Distributing data between different locations in an organization is essential for scalability, availability, and distributed reporting. SQL Server 2005 uses a publishing model to describe its distribution process: The data being replicated is the article, the system that's the source of the data is the Publisher, and the systems that receive the replicated data are the Subscribers. The SQL Server system that transfers the data is the Distributor. One Publisher can have multiple Subscribers, and in many cases, the Publisher also acts as the Distributor. SQL Server 2005 supports several types of database replication to meet different needs.
With snapshot replication, the most basic form of replication, the Publisher makes a point-in-time copy of the data for distribution to the Subscribers. Snapshot replication is best suited for distributed reporting scenarios in which Subscribers might have high-latency connections and don't need access to immediate data updates. In addition, SQL Server 2005 snapshot replication is supported for many ODBC– and OLE DB–compliant heterogeneous databases.
At the other end of the replication spectrum, transactional replication helps Subscribers stay current with the most recent changes from the Publisher. The Publisher sends a snapshot to the Subscribers to synchronize data. After the Publisher and Subscriber databases are in synch, data from the Publisher's transaction log is captured and distributed to the Subscribers. Transactional replication is suited for scenarios in which good connectivity exists between Publishers and Subscribers and in which Subscribers need low data latency.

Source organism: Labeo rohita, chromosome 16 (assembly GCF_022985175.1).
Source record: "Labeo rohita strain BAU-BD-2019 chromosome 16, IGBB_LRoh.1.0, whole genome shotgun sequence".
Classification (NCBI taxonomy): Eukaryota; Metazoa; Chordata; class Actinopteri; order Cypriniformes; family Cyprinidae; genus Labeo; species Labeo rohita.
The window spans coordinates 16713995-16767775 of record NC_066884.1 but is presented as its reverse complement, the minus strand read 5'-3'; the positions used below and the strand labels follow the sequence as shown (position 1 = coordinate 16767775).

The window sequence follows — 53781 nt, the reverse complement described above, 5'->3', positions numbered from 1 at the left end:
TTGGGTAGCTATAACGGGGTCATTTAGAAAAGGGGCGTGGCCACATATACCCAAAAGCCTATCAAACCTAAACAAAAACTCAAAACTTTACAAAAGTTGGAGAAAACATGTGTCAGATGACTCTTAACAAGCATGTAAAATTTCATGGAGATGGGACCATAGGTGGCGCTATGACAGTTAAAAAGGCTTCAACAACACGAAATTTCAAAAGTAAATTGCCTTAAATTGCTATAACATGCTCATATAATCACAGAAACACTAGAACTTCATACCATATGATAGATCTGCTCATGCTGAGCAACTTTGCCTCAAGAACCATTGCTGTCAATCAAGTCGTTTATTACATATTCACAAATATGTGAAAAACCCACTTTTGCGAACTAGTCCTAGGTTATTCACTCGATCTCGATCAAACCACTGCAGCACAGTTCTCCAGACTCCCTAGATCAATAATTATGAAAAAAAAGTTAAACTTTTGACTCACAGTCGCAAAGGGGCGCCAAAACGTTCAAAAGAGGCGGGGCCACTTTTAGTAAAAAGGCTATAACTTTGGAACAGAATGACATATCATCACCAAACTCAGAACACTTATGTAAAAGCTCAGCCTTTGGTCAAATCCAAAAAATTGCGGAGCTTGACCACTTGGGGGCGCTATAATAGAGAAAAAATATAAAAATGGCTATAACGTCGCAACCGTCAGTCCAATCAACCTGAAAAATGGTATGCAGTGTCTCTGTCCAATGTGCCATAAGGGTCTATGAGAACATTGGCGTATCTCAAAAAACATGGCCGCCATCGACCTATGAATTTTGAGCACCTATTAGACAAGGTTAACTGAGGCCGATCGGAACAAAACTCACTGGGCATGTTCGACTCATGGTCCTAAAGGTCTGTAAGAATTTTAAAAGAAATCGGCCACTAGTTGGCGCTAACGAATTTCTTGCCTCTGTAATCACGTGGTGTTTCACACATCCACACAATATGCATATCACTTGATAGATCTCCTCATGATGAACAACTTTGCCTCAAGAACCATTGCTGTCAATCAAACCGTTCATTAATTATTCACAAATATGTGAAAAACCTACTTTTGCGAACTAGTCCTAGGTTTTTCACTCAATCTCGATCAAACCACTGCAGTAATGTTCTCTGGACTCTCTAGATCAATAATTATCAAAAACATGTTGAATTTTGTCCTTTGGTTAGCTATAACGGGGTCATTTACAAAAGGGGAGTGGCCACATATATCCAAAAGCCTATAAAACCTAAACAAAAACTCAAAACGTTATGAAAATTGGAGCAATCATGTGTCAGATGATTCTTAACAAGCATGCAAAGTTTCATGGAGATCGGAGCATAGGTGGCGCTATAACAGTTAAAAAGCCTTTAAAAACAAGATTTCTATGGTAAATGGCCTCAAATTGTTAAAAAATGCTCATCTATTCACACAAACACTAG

Transactional Replication with Updating Subscriptions
Although transactional replication is great for keeping multiple Subscribers updated, it's also a one-way technology—Subscribers can't change the data that flows from the Publisher. To address this problem, Updating Subscriptions lets Subscribers update replicated data and push those updates back to the Publisher.
Merge replication is designed for branch offices in which Publishers and Subscribers might not always be connected and data might be updated at more than one location. The Publisher sends a database snapshot to the Subscribers. A merge agent at the Publisher periodically captures data changes and forwards those changes to the Distributor, which sends the changes to the Subscribers. A built-in conflict-resolution engine arbitrates situations in which multiple servers are updating the same data.
Peer-to-Peer Transactional Replication
Peer-to-peer transactional replication was introduced with SQL Server 2005 and is designed to facilitate scalability by spreading data across multiple server systems. Peer-to-peer doesn't use the hierarchical publishing model. Instead, all SQL Server systems communicate directly. Each node acts as a Publisher and Subscriber, sharing the same schema and data.